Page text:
A soldier from Joliet was one of the U.S. Army's top 13 recruiters recognized by Secretary of the Army Mark Esper at the Pentagon's Hall of Heroes Feb. 4.
Staff Sgt. Jon McCoy, currently a warrant officer recruiter at Joint Base Lewis-McChord, Washington, helped 150 individuals continue their careers as warrant officers in the U.S. Army between October and December 2018, accounting for 31 percent of all warrant officers boarded during that time.
McCoy has served for 12 years and says he joined because he was looking for a career, not realizing then it would become his profession.
"As the Army warrant officer recruiter responsible for the western region of the United States and Pacific Command, I travel on average over 170 days out of the year, and she holds down the home front," McCoy said in a news release. "I thank my wife, leadership and mentors for the path that led to this accomplishment."
McCoy transitioned his military occupational specialty to Army recruiter five years ago, but he served his first seven years in the Army as an infantryman at Fort Irwin, California, and a Chinook helicopter repairer in Ansbach, Germany. He has deployed twice to Afghanistan in support of Operation Enduring Freedom.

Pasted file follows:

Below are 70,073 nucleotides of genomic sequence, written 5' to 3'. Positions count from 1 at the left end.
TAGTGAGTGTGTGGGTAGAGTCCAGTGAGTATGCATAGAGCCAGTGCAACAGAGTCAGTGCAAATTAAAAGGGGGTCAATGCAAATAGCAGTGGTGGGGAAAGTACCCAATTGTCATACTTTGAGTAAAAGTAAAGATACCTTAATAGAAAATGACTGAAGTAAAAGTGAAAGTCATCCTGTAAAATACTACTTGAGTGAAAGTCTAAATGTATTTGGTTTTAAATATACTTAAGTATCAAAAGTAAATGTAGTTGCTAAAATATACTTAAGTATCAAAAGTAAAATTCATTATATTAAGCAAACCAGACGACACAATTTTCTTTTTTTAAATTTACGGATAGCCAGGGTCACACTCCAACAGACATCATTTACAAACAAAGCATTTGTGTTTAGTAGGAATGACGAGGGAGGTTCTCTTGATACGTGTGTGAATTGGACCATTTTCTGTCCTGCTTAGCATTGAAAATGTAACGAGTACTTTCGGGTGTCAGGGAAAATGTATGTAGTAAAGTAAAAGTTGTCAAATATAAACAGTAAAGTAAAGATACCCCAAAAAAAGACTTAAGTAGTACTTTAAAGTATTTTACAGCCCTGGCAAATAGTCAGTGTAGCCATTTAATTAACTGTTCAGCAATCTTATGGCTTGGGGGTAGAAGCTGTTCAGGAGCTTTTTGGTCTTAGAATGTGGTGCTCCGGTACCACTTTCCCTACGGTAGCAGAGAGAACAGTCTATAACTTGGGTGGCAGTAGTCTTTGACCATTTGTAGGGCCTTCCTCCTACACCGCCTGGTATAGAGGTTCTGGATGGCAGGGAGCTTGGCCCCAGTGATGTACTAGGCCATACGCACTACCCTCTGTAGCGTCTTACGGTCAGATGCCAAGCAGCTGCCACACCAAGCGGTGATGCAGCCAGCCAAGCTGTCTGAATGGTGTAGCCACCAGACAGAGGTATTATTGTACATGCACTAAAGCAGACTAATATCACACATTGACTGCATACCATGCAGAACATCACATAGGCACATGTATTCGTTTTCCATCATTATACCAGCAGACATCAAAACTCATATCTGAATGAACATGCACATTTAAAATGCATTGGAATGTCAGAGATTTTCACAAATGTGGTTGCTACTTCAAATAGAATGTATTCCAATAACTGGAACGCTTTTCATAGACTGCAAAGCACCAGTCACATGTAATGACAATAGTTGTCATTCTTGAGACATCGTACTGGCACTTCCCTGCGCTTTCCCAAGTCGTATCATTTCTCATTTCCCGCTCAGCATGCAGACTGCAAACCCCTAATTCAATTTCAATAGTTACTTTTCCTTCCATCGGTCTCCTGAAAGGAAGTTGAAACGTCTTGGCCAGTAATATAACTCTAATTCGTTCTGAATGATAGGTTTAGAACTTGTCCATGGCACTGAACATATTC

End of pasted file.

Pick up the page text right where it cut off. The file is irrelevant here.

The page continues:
In a news release, Esper said he has made accessions one of his main priorities and recently directed a modernization of the Army's recruiting efforts to ensure recruiters have the resources they need to connect with qualified applicants.
As a warrant officer recruiter, McCoy looks for individuals on active duty, Reserve and Guard across the Department of Defense agencies who want to become active duty Army warrant officers.
Warrant officers are soldiers who are subject matter experts in their chosen career fields.
McCoy is one of two soldiers responsible for the western region, which consists of Alaska, Colorado, Hawaii, Idaho, Montana, Oregon, Utah, and Wyoming, in addition to Guam, Japan and South Korea.
"We are facing the toughest labor market we have seen since the all-volunteer force was established in the 1970s," Maj. Gen. Frank Muth, who leads U.S. Army Recruiting Command, based at Fort Knox, Kentucky, said in a news release.
McCoy and more than 9,000 other recruiters around the world helped the U.S. Army hire more than 80,000 individuals for full-time and part-time careers in the active Army and Army Reserve in 2018.